The Office of Emergency Management
Seeks to prepare, mitigate, respond, and recover from disasters. Emergency Management does this by educating citizens, employees, and business in the City of Richmond and also by maintaining relationships with federal, state, and other local emergency management organizations. Additionally, Emergency Management helps to coordinate response resources such as fire, police, and medical. All city departments have a role during disasters large and small. The Office of Emergency Management engages the City of Richmond in becoming a resilient community while lessening the loss of life and damage to property.
The City of Richmond Emergency Operations Plan provides the structure and mechanisms for the coordination of support to impacted communities and affected individuals and businesses. It is compatible with the National Response Framework and provides the structure for coordinating with the state government in the delivery of disaster assistance. The Plan improves the City of Richmond’s capability to respond to and recover from threatened or actual natural disasters, acts of terrorism, or other man-made disasters.
Resolution adopting the EOP
Atlantic hurricane season is from June 1 to November 30 every year. While hurricanes can develop anytime, it is during the late summer months into the fall that hurricanes are most likely to effect the east coast. The National Oceanic and Atmospheric Adminstriation(NOAA) predicts 3-6 hurricanes this season which includes 1-2 storms classified as major. While this season is predicted to be below average it only takes one hurricane to devaste a community. It is important to remember hurricanes result in power outages from damaging winds and falling trees. For inland communities like Richmond, flooding is the biggest threat. Richmond has adopted strategies to lessen the impact of rising river water and localized flooding but it is equally important to understand the responsibilities of residents. Pay attention to the forecasts, hurricanes change strength and direction frequently resutling in often changing areas of impact. Remember that hurricanes don’t have to make a direct hit for communities to experience heavy rains and damaging winds. Understand the risk of flooding at your home and work including your daily commute and consider learning alternative routes.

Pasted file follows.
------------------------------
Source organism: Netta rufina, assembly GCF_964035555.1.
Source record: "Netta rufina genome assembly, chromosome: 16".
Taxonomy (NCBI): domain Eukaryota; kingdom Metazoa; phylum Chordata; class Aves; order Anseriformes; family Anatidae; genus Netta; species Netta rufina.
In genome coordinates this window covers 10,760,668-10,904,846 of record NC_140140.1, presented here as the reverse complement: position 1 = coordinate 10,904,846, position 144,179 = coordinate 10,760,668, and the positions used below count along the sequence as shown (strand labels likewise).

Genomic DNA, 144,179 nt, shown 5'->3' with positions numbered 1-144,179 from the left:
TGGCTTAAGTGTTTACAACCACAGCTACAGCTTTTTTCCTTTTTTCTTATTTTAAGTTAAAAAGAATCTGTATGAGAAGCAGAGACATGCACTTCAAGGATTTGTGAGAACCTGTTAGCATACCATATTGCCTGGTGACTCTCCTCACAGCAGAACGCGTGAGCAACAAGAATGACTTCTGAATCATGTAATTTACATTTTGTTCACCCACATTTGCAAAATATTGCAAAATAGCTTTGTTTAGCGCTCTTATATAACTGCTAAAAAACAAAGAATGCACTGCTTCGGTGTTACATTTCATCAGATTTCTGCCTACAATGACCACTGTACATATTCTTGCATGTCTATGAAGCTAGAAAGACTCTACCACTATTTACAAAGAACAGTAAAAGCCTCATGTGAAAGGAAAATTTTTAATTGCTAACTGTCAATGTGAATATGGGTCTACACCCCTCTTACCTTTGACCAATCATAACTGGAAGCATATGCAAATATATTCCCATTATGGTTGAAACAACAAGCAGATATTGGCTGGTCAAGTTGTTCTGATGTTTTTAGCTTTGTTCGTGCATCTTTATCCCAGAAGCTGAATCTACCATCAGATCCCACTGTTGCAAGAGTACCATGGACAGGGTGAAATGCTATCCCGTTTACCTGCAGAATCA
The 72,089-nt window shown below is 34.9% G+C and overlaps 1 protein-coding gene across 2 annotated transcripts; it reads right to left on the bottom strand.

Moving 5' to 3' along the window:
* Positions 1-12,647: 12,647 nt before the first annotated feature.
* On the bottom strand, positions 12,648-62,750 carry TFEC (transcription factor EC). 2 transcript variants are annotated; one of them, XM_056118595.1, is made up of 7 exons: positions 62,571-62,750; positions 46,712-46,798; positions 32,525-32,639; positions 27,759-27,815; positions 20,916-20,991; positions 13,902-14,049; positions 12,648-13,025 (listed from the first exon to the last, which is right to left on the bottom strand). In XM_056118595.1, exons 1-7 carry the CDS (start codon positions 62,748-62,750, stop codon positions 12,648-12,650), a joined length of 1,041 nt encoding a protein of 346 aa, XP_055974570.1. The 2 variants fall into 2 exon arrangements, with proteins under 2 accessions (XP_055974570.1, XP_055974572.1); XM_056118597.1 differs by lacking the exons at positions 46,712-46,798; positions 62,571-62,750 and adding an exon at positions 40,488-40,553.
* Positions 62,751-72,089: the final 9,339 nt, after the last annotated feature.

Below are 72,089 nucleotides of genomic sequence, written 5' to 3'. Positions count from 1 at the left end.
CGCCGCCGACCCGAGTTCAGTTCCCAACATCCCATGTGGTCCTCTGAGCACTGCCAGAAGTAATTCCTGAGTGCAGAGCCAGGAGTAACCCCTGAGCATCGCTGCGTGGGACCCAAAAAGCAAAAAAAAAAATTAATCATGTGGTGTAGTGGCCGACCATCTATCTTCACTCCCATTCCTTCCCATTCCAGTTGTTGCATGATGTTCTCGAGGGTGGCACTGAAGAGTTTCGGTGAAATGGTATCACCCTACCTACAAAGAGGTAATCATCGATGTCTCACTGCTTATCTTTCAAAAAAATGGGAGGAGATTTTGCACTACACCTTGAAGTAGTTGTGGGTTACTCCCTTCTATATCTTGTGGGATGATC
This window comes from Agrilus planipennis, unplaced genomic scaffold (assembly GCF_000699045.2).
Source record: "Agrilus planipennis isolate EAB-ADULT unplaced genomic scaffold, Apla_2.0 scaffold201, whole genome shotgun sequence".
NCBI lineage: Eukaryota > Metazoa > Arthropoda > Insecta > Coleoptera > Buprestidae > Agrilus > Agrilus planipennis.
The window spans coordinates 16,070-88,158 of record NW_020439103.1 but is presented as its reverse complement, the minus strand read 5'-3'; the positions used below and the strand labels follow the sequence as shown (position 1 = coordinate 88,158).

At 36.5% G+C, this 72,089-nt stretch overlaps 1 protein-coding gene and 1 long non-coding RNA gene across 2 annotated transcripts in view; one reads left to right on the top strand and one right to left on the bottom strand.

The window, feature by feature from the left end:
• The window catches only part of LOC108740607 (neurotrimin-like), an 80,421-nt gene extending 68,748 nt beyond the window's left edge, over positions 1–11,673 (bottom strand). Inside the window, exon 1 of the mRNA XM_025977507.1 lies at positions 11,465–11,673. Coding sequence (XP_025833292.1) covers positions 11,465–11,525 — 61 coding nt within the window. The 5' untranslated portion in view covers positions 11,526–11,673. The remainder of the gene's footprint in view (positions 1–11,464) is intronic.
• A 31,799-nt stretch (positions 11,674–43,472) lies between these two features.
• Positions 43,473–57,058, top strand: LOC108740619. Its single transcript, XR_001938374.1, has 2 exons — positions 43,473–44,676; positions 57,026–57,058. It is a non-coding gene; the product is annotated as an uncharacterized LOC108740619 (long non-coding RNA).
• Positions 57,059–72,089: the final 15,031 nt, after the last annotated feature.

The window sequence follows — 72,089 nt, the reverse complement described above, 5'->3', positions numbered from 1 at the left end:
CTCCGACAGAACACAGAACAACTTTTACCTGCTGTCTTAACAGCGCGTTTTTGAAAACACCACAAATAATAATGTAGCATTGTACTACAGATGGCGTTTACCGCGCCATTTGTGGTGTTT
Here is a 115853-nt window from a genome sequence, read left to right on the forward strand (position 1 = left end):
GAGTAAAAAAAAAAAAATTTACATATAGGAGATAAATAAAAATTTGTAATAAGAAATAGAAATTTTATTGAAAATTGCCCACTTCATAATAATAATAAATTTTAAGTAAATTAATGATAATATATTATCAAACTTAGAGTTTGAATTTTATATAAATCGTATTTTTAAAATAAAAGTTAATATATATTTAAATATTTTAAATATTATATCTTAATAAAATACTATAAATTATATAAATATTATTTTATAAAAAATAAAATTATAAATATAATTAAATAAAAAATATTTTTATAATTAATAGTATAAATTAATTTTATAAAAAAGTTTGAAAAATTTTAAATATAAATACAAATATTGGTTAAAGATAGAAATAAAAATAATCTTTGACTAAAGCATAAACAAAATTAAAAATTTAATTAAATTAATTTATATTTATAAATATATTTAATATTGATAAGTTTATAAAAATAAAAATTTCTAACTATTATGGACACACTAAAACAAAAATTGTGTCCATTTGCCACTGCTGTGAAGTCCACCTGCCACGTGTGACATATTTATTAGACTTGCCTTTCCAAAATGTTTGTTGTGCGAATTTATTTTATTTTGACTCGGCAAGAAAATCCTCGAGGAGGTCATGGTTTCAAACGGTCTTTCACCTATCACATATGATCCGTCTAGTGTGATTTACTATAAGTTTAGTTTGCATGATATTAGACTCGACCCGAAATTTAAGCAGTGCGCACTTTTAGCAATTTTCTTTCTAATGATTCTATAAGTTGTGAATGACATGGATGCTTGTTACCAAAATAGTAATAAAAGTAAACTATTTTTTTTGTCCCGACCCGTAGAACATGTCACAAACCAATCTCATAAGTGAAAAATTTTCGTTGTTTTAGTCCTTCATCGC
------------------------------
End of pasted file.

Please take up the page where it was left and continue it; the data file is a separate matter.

For more information on hurricanes go to NOAA’s Tropical Cyclone Guide
Watch this video from the National Hurricane Center on Inland Flooding
Post Gaston 2004 Shockoe Bottom
For current forecast information visit the National Weather Service
CERT training for 2015 will be held on August 8th, 15th, and 22nd. Please fill out This Form to register and visit the CERT page for more information on the program.
Becoming community resilient begins with informed citizens. Visit Ready.gov for information on preparing for a Hurricane and other emergencies.
During an actual emergency, tune your radio to WRIR, 97.3FM for official, up-to-the-minute information from the City of Richmond or call (804)646-HELP to request critical services.
Email: Ask Emergency Management
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Follow us on Twitter: @richmondready
Check out our Blog: http://coremergencymanagement.blogspot.com/